Tuesday, 15 January 2013

Winter watching.

Last evening saw the first of a week's programmes called "Winterwatch".   These programmes come from the Inverness area of Scotland and are really set to show us how animals and birds cope with the wintry conditions.   The answer is, of course, that they cope very well by and large, although extreme weather does tend to wipe out the weaklings.   We don't like that but really Nature is all about the survival of the fittest - as it was with man too before the days of modern medicine.

We do give a helping hand, here on the farm, as far as we can.   And this does not just apply to the birds.   Hedgehogs hibernate in the hay in our hay barn and the mice have a jolly time with our various sacks of feed (sheep feed, hen pellets, corn etc.)   Wherever we put the sacks seems to make no difference - they find it.

But it is the birds that we help the most.   You ask how we put out the food I make.   I purchased a cone-shaped basket full of fat some weeks ago and when it became empty I saw it was lined with plastic, so I brought it in and every time it is empty I re-use it to pour in a mixture of melted fat mixed with seeds, grated cheese, suet, chopped apple and anything else I can think of.   We all need to do our bit to help wild things I think, although I know the birds will not repay me on Bird Garden Bird Watch day (the end of January) when we count the birds in our gardens for an hour for the R S P B.   I lay a pound to a penny that they desert me on that day, as they usually do, so that I get a feeble list to send in.   Here in the U K it is called Sod's Law.

Here is an up date!   At 4 this afternoon the farmer was in our fields walking the dogs on their last walk of the day, when he saw a dozen or so waxwings in the ash tree in the pasture.   How I wish I had been with him.   I have scattered chopped up fruit round the bird table so that if they are still around in the morning they might drop in and give me a sighting too. 


Gerry Snape said...

good...they have started singing as soon as it's light ....that I love!.

Crafty Green Poet said...

My parents have exactly the same with their garden birds! They see a great variety all year round then nothing turns up for the Big Garden Birdwatch.

Hope you see a good variety there this year!

MorningAJ said...

I've been spotting a few things in our garden lately, in spite of our cats! We seem to have gained a wren and a rather handsome blackbird. I hope they'll be safe.
I'm reluctant to put out food and encourage them to be close to our little hunter Maisie. But I do try to put out what I can. They had the skin off the boiling bacon yesterday. On top of the shed roof so they can see Maisie coming before she reaches them.

angryparsnip said...

I must look up that program to see if we can get here in the US.
I always wondered how the birds survive these very cold winters. But as with the owl from your last year blog.... they can and do starve because of the very strange, wet and freezing weather you are having.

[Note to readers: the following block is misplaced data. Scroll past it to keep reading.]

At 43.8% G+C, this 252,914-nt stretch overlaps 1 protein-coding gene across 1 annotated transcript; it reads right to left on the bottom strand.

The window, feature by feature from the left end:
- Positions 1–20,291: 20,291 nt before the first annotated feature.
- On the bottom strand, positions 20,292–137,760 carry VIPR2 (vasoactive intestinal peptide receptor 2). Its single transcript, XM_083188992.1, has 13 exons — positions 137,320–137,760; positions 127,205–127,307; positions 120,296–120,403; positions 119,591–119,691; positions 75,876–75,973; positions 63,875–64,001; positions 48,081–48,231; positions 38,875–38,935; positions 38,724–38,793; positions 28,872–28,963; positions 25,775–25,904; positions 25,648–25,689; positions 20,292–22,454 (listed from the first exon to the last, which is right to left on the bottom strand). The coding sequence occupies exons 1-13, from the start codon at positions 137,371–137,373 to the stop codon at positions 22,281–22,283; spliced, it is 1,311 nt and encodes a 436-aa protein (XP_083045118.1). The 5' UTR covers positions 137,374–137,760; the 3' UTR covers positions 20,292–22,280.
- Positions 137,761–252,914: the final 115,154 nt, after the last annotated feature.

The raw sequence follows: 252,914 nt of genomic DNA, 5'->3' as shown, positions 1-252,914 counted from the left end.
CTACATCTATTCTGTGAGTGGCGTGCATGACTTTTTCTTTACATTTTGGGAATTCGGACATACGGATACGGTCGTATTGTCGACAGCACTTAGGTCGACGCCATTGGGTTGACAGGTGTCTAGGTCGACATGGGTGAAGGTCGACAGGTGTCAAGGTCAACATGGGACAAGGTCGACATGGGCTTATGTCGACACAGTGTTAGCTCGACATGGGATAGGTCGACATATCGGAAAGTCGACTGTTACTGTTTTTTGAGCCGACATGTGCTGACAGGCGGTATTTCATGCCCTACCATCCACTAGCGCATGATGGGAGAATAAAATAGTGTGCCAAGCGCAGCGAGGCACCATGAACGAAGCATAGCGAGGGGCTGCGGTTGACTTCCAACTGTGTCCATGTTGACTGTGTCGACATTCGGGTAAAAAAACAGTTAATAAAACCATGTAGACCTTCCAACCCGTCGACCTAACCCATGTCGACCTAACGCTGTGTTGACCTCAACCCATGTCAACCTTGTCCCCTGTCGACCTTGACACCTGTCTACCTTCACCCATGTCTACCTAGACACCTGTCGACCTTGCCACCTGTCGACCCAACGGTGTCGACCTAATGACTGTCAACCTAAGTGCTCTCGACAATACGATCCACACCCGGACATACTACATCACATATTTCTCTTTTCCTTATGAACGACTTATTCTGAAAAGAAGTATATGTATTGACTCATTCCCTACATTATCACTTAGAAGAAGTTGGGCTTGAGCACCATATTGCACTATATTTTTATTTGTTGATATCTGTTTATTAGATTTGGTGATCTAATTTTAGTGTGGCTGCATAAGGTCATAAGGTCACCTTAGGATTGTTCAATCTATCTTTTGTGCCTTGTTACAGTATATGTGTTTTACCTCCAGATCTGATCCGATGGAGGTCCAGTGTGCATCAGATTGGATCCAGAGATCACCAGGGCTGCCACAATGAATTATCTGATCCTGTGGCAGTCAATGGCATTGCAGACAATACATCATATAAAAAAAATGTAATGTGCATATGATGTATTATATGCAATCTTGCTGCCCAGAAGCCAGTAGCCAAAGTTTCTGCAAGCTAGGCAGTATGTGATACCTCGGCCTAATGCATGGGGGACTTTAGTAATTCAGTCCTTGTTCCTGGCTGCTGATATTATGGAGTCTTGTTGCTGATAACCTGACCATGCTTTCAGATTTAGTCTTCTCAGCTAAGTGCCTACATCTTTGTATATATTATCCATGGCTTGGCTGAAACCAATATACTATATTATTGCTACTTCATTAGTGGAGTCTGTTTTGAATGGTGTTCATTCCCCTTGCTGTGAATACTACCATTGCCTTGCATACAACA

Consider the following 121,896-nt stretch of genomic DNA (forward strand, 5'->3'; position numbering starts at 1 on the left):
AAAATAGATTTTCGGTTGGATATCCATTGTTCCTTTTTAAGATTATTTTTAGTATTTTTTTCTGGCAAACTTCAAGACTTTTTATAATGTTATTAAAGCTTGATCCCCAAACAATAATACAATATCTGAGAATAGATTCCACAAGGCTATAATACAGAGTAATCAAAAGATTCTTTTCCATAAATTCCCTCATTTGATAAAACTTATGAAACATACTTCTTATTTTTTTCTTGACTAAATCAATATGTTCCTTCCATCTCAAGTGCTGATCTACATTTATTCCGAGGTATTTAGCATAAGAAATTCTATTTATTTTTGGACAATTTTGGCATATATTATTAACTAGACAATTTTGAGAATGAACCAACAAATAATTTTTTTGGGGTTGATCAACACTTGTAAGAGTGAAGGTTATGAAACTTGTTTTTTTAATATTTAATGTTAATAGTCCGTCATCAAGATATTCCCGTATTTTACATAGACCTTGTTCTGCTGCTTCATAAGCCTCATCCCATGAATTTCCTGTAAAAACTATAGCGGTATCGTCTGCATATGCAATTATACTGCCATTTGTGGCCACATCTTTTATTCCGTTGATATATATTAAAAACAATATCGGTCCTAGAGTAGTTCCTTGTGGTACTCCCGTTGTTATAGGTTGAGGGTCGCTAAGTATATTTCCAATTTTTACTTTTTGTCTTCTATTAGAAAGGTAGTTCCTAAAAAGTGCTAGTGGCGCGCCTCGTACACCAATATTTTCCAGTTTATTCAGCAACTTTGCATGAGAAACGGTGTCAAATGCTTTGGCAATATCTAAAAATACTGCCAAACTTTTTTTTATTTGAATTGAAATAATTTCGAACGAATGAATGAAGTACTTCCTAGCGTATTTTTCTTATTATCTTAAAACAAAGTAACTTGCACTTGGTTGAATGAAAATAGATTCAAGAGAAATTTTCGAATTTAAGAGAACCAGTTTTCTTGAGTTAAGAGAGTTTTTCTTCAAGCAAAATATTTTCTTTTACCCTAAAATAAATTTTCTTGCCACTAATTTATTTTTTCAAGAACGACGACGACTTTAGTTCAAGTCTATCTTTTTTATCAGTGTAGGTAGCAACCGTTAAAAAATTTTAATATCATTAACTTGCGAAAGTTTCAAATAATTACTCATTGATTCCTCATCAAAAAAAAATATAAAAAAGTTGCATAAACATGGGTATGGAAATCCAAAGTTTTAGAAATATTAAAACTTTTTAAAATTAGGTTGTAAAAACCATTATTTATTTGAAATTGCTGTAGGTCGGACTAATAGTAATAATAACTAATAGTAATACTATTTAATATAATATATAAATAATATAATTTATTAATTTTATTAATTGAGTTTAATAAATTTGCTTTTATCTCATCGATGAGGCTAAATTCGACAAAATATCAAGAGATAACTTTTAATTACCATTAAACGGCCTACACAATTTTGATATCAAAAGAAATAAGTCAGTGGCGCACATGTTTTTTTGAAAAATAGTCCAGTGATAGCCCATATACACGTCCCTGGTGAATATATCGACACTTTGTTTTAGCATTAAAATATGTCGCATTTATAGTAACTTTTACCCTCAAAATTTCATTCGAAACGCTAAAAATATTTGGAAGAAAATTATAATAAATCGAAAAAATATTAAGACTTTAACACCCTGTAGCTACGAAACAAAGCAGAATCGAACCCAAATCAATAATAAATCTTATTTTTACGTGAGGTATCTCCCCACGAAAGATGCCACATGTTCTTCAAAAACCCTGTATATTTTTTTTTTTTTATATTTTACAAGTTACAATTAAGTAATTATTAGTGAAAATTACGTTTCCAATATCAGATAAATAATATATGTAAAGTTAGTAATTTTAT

Did the program say anything about besides having to fend off freezing weather they have to contend with cats trying to kill them for sport ?
I believe that if you don't live on a farm/ranch where cats help out with the rodent population one needs to keep cats indoors.
Daughter works for the Humane Society and I have read articles on the fact that cats are decimating the bird population more than nature.
WooHoo I just saw a very large bright red Northern Cardinal in the garden. We have them year around but I seem to notice them more in the winter.

cheers, parsnip

Heather said...

I haven't seen a waxwing since one visited our garden in Cheshire over 40 years ago. We keep our birds well fed and they queue up in the morning for breakfast. One robin hops in through the open garage door to chivvy my husband up! We have two hedgehog boxes in quiet corners of the garden which I think are used, and plenty of nest boxes to provide shelter for small birds.

JoAnn ( Scene Through My Eyes) said...

We don't have the snow problem here, but we still feed the birds - suet cakes, seeds, fruit - whatever we think will attract them. It is such a delight to watch and photograph them. I too would have liked to see the waxwings - here we have Cedar Waxwings, I wonder if they are the same there.

And here in the U.S. we call it Murphy's Law, but I shall try to adopt Sod's Law - it sounds so intriguing, although I know it is the same disappointing happenings. Happy Day to you and the farmer and your birds.

Gwil W said...

Despite putting out sunflower seeds haven't seen many birds; but two new cats have arrived in the neighbourhood.

Hildred said...

Our neighbour left a dozen or so great large golden delicious on a tree, and now that they have begun to soften the flickers and the blue jays and the small birds are having a wonderful feast. They haven't reached the stage yet where consumption amounts to an afternoon in the pub.

Unknown said...

Looking at the picture it seems that it is pretty cold in your place. Just keep yourself warm beside the fireplace just like what my children doing inside our family log-cabin. Cool right?

The Weaver of Grass said...

Thank you for visiting - especially Katharine Hoda, who hasn't called before. I tried to return the call Katharine but couldn't get on to your site.
I have put out fruit for the waxwings in the hopes they return.